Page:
When the 1900 United States Federal Census was taken the Calks were in Bonham, Texas. They were recorded as follows. Note the misspelled names. Early J. Call, age 53; Nincy Call, age 45; and Early Call, age 4. Early’s occupation is “Farmer.” I do know that Levi, Ethel, and Clementine married before 1900, but since none of the younger children were listed, it makes me wonder if perhaps they were no longer living. If that was the case, Early and Wincy faced a lot of sadness in their married life.

I do have information on four of their children. Levi married Martha Dell Davis; Ethel married George Franklin LeBus (my maternal grandparents); Clementine married John Ervin LeBus, George’s brother; and Early “Earl” Jackson III married Zora Maurice Taylor. Listed below are the known children, spouses, and grandchildren of Early and Wincy Calk.

Levi Carlisle and Martha Dell Davis Calk – Parents of Cleora Parilee Calk, Elizabeth “Bessie” Louise Calk, Mildred Bernice Calk, Daisy Dell Calk, William Carlisle Calk and James Ralph Calk.

George Franklin and Ethel Cleora Calk LeBus – Parents of Frank Leyburn LeBus, Hazel Annabelle LeBus, Archie Carlisle LeBus, Jack Blackburn LeBus, Irene Clementine LeBus, Roy Henderson LeBus, Laura V. LeBus, George Franklin LeBus, Jr., Ethel Marie LeBus and Donavel Calk LeBus.

John Ervin and Clementine “Clemmie” Calk LeBus – Parents of John Ervin LeBus, Jr., Margaret LeBus, Annabel LeBus and Johnnie LeBus.

Early “Earl” Jackson III and Zora M. Taylor Calk – Parents of Earl Calk, Jr. and Jesse William Calk.

Sometime after 1900, the Calks moved to Nocona, Montague County in far north Texas. It was there that Wincy’s husband, Early Jackson, died at age 58, a young man by today’s standards. His tombstone gives his death date as May 15, 1906 and he is buried in the old Greenbriar Cemetery in Montague County.

Regrettably, I do not know how Wincy spent the last years of her life. Family information found on the internet gives her death date as January 28, 1908. If that was the case, she died when she was only 52 years old. Her husband was buried in Montague County. There is a partial tombstone next to his in the Greenbriar Cemetery, but it is too badly deteriorated to detect any inscription and there was no cemetery record of her burial there. Some undocumented family information says that she may have died in Madill, Marshall County, Oklahoma. Her brother-in-law, William Calk, lived in Oklahoma, so it is possible she lived with him and his family. However, when I applied for an Oklahoma death record, they were not able to find one. Verifying her place of death and burial will require more research.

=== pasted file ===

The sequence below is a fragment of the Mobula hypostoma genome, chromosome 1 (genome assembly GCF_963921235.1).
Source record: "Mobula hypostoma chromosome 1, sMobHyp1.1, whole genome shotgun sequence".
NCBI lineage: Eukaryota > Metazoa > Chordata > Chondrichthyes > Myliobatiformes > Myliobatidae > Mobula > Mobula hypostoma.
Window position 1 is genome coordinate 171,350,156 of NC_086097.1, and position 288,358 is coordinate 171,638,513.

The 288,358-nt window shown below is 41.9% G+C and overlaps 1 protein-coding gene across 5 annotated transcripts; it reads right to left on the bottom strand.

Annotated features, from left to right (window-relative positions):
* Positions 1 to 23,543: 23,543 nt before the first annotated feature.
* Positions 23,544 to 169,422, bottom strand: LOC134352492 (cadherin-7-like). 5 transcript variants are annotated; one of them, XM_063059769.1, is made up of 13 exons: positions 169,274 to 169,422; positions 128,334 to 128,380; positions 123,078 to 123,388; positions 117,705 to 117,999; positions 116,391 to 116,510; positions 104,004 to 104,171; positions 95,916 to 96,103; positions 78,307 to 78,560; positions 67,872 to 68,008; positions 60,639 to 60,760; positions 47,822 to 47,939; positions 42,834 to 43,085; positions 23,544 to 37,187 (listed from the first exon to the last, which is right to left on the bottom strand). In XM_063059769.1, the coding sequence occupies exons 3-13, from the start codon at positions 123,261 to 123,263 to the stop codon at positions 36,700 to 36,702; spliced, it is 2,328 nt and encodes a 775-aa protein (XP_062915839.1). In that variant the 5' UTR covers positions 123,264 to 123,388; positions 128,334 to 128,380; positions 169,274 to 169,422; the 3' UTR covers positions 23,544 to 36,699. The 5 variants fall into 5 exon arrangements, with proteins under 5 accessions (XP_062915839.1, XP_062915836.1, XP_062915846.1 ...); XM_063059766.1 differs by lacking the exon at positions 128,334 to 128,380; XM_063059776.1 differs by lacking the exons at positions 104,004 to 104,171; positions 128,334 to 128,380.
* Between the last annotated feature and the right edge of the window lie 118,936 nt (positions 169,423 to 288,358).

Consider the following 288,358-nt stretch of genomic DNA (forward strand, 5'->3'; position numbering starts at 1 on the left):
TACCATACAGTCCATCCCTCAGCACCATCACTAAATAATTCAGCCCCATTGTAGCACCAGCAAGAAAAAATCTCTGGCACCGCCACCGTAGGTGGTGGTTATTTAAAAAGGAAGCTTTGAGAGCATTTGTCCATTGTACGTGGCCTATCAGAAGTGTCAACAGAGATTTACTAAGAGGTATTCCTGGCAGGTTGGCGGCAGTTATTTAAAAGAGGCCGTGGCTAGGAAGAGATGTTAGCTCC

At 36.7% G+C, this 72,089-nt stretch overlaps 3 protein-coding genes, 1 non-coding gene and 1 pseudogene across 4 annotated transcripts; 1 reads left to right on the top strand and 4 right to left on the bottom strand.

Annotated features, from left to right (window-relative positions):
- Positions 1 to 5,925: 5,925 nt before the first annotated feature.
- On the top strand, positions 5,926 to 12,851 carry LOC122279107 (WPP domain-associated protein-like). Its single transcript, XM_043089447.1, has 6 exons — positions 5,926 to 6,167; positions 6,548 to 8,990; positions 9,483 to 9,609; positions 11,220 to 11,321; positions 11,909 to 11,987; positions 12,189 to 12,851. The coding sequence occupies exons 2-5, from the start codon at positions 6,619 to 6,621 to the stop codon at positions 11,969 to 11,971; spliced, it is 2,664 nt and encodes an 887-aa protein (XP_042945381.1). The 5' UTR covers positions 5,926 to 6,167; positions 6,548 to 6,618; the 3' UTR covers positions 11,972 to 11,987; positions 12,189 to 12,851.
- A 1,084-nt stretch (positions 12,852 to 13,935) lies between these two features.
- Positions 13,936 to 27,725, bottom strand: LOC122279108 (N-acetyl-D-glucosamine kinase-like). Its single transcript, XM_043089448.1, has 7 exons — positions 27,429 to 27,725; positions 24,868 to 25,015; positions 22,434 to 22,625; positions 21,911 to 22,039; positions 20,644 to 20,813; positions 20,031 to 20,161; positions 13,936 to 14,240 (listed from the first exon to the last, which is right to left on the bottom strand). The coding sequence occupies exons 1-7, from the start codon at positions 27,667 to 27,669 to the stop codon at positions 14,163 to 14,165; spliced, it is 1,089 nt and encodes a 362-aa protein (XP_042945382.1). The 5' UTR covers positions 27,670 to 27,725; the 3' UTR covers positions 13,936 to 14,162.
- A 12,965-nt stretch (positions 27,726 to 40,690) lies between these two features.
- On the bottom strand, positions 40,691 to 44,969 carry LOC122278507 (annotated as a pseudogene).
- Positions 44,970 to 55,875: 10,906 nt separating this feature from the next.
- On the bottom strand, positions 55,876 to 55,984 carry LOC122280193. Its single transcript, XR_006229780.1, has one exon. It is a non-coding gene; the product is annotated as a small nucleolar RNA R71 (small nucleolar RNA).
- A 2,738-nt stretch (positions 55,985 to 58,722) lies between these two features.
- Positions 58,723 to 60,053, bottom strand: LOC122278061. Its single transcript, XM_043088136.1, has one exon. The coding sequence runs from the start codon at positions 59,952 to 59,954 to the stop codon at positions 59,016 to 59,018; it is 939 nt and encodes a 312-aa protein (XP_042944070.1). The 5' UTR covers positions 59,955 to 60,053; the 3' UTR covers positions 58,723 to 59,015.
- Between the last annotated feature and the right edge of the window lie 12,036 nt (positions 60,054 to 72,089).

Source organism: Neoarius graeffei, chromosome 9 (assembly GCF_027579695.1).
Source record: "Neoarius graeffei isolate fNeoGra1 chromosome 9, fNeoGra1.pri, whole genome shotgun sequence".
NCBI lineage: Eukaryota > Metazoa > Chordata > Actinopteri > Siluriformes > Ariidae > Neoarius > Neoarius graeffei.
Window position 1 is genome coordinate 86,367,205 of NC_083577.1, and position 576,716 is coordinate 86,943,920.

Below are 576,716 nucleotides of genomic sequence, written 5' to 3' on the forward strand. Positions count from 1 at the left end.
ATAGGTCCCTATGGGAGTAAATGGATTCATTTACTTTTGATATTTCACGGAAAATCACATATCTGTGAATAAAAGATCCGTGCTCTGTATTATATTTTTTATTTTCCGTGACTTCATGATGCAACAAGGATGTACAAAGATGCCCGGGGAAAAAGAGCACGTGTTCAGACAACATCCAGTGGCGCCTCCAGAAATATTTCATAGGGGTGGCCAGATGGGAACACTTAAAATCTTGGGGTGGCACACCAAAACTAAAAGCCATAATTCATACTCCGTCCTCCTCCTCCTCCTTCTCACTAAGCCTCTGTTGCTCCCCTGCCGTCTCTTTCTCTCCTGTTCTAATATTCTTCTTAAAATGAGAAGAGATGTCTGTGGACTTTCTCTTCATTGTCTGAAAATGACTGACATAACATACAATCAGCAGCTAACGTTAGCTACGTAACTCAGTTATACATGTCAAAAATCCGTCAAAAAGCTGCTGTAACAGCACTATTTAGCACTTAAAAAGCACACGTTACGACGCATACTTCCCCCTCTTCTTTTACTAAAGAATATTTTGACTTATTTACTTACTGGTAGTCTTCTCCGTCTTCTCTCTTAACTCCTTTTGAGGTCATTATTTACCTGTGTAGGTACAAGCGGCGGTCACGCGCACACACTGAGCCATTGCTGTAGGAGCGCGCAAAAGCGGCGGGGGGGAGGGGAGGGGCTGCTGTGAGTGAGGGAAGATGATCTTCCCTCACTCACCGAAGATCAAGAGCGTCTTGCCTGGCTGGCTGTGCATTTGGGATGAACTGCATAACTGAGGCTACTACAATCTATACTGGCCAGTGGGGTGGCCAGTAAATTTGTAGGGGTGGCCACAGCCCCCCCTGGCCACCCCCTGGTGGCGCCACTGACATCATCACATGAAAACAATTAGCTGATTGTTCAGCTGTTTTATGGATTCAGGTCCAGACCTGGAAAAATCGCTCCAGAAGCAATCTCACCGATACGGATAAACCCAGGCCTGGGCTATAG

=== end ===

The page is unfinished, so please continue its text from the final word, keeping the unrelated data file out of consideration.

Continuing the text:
We do have a wonderful photo of Wincy with eleven of her grandchildren. Two of the youngest in the picture were born in 1906, so perhaps the 1908 date of death is correct. Seeing this lovely portrait is a testament to the fact that she had much for which to be thankful in a life that may have been filled with hardship and sadness.


Ancestry.com.1860 United States Federal Census [database online]. Provo, UT, USA: The Generations Network, Inc., 2004.

Ancestry.com. 1870 United States Federal Census [database online]. Provo, UT, USA: The Generations Network, Inc., 2003.

Ancestry.com. 1880 United States Federal Census [database online]. Provo, UT, USA: The Generations Network, Inc., 2005.

Ancestry.com. 1900 United States Federal Census [database online]. Provo, UT, USA: The Generations Network, Inc., 2004.

Calk, Wayne, “Personal Family files of Wayne Calk,” WayneCalk@tds.net

County Court of Medina County, Texas, Marriage License for E.J. Calk and Wincy Titsworth, issued June 12, 1880, License no.13370.

Greenbrier Cemetery, Montague County, Texas, US Cemetery Project, http://www.uscemeteryproj2.com/texas/montague/greenbrier/greenbrier.htm

The Handbook of Texas Online, “Fannin County,” www.tshaonline.org/handbook/online/articles/hcf02

“Texas in the Civil War,” http://en.wikipedia.org/wiki/Texas-in-the-Civil-War

Written by Lucy Ann Nance Croft

Wincy L. Titsworth Pedigree Chart (click link) wincy-l-titsworth-pedigree-chart